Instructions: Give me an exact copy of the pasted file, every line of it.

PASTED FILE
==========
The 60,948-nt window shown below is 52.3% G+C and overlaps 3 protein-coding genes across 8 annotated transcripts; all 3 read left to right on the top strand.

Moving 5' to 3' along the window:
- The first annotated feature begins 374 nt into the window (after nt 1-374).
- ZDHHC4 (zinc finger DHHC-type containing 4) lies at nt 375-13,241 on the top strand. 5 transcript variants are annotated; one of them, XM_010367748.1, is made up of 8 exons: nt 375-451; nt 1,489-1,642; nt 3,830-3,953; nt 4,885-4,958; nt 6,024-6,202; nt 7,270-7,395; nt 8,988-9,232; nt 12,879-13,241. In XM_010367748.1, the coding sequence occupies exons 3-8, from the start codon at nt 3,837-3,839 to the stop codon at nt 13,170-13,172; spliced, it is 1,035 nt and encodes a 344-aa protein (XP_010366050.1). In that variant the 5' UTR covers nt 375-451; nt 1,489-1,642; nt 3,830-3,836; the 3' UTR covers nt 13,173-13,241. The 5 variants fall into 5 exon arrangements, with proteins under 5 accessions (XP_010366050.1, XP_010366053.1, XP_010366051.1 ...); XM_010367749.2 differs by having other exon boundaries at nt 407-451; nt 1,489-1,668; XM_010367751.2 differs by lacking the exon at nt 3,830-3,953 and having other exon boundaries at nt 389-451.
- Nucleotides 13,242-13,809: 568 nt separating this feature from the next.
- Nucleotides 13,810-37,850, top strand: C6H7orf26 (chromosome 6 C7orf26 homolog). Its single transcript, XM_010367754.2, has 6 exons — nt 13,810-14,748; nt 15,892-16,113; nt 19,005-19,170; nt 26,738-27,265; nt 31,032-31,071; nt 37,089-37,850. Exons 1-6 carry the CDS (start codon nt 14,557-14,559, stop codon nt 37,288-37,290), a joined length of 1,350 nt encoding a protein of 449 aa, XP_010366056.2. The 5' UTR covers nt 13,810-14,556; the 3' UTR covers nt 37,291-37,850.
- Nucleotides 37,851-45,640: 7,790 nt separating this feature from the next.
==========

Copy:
The 60,948-nt window shown below is 52.3% G+C and overlaps 3 protein-coding genes across 8 annotated transcripts; all 3 read left to right on the top strand.

Moving 5' to 3' along the window:
- The first annotated feature begins 374 nt into the window (after nt 1-374).
- ZDHHC4 (zinc finger DHHC-type containing 4) lies at nt 375-13,241 on the top strand. 5 transcript variants are annotated; one of them, XM_010367748.1, is made up of 8 exons: nt 375-451; nt 1,489-1,642; nt 3,830-3,953; nt 4,885-4,958; nt 6,024-6,202; nt 7,270-7,395; nt 8,988-9,232; nt 12,879-13,241. In XM_010367748.1, the coding sequence occupies exons 3-8, from the start codon at nt 3,837-3,839 to the stop codon at nt 13,170-13,172; spliced, it is 1,035 nt and encodes a 344-aa protein (XP_010366050.1). In that variant the 5' UTR covers nt 375-451; nt 1,489-1,642; nt 3,830-3,836; the 3' UTR covers nt 13,173-13,241. The 5 variants fall into 5 exon arrangements, with proteins under 5 accessions (XP_010366050.1, XP_010366053.1, XP_010366051.1 ...); XM_010367749.2 differs by having other exon boundaries at nt 407-451; nt 1,489-1,668; XM_010367751.2 differs by lacking the exon at nt 3,830-3,953 and having other exon boundaries at nt 389-451.
- Nucleotides 13,242-13,809: 568 nt separating this feature from the next.
- Nucleotides 13,810-37,850, top strand: C6H7orf26 (chromosome 6 C7orf26 homolog). Its single transcript, XM_010367754.2, has 6 exons — nt 13,810-14,748; nt 15,892-16,113; nt 19,005-19,170; nt 26,738-27,265; nt 31,032-31,071; nt 37,089-37,850. Exons 1-6 carry the CDS (start codon nt 14,557-14,559, stop codon nt 37,288-37,290), a joined length of 1,350 nt encoding a protein of 449 aa, XP_010366056.2. The 5' UTR covers nt 13,810-14,556; the 3' UTR covers nt 37,291-37,850.
- Nucleotides 37,851-45,640: 7,790 nt separating this feature from the next.